The term “Herbert” referred to a stiff, rule-keeping bureaucrat.
Tie-dye was the clothing of hippies; it was made with bleach and strings.
Being old enough to remember how things were “back in the day,” I’m always half insulted to see very fine establishment types – people whose livelihoods rest on uncritical obedience – trying to align themselves with nonconformists they would have hurried away from back in that day.
Obedience was not cool back in the ’60s and ’70s. In fact, it was derided. Here’s a Beatles lyric that was sung as a condemnation:
Once upon a time there was a boy named Ted. And if his mother said, “Ted, be good,” he would.
Notwithstanding that I have a strong preference for well-behaved children, I think you get my point.
So when I saw some footage from the very presitigious Kennedy Center Honors, celebrating bluesman Buddy Guy, I recoiled. Here’s a still from it:
Here’s what went through my mind:
How would these suits and gowns have treated Buddy when he was working days as a janitor at Louisiana State University back in the 1950s? Or when he was performing in a lot of very unpretty clubs on the West Side of Chicago in the late ’50s?
Where were these very successful Herberts in the 1960s, when he was playing any juke joint he could to make ends meet? How many would have shown up at his club on Chicago’s East 43rd Street in the 1970s?
And how many of these people, I wondered (and you may too), would have sympathy for poor bluesmen if virtue signaling wasn’t involved?
Now, for just one more example, here’s another group of Herberts, at the same august event, honoring Led Zeppelin:
I’d love to see this group confronted with the boys of Led Zeppelin in, say, 1973. That would be a spectacle.
Worse than the 1950s
The 1950s are remembered as a time of abject conformity, and in some ways that was true. But today is actually worse. And the reason for it is simple:
Today’s conformity, every bit as bad as the 1950s, drapes itself in the garments of past radicals.
The tie-dyed, pot-smoking radicals of the 1960s are no longer any threat to the Herberts of the world. Mainly, they’ve been tamed and brought into the machine. But they did revolutionize the music scene, and by doing so, they taught advertisers how to abuse a youth culture. Because of that, images of past rebels became (and remain) commercially important.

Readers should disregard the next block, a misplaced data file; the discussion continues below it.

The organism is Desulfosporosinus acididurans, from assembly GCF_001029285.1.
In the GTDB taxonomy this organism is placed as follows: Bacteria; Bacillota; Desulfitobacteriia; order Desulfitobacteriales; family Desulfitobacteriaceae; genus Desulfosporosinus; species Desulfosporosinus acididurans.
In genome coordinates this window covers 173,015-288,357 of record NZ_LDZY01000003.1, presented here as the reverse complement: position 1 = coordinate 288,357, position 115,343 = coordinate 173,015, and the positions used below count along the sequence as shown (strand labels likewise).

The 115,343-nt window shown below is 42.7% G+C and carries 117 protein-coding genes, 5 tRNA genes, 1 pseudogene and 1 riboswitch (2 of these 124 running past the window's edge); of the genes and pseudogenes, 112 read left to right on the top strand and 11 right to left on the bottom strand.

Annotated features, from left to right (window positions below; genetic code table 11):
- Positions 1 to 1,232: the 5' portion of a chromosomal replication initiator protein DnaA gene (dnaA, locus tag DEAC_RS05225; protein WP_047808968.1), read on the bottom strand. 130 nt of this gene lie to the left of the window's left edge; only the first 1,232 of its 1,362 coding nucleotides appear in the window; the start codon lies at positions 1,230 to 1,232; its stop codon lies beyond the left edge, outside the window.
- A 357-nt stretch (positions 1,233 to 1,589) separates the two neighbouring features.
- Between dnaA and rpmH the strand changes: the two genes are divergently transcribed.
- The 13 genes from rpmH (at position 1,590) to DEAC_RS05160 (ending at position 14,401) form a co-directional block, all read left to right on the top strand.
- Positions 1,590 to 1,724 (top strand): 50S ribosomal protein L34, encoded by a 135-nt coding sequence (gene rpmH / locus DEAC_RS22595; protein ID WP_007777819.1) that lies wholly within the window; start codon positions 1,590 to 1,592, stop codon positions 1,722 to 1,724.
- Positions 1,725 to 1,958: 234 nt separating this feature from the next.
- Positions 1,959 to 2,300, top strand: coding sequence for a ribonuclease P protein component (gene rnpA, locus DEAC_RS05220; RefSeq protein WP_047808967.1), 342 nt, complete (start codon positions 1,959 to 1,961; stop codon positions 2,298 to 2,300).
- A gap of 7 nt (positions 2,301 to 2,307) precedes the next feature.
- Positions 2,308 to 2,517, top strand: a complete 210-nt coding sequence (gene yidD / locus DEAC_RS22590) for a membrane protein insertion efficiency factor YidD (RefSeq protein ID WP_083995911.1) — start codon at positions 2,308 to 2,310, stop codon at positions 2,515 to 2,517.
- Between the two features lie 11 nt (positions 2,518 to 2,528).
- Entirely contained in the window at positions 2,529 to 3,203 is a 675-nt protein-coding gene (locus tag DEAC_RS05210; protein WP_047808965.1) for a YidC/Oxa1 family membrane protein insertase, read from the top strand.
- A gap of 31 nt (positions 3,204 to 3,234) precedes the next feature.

That’s why our modern Herberts turn out to honor people they might have jailed back in the day.
The proof of this is to be found in examining how these people have treated today’s radicals, people like Ross Ulbricht and Julian Assange. And the verdict is stark: They have mercilessly abused them.
But my point today is not condemnation, even if it is deserved. Rather, I’d simply like the Herberts to go back to things they’re good at.
Herberts are great at fitting in, presenting proper appearances, and keeping up with the Joneses. They should stick to their strengths and leave radicalism to people who know how to do it.
And so, here’s what I’d like to tell the Herberts:
If your mother never yelled at you for tie-dying clothes in her sink… if you weren’t asked to leave “proper occasions”… if you didn’t habitually look out for cops… you really shouldn’t make a show of celebrating radicals. It’s glaringly obvious you’re not like them. We may be polite about it, but we’re not fooled.
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A book that generates comments like these, from actual readers, might be worth your time:
I just finished reading The Breaking Dawn and found it to be one of the most thought-provoking, amazing books I have ever read… It will be hard to read another book now that I’ve read this book… I want everyone to read it.
Such a tour de force, so many ideas. And I am amazed at the courage to write such a book, that challenges so many people’s conceptions.
There were so many points where it was hard to read, I was so choked up.
Holy moly! I was familiar with most of the themes presented in A Lodging of Wayfaring Men, but I am still trying to wrap my head around the concepts you presented at the end of this one.
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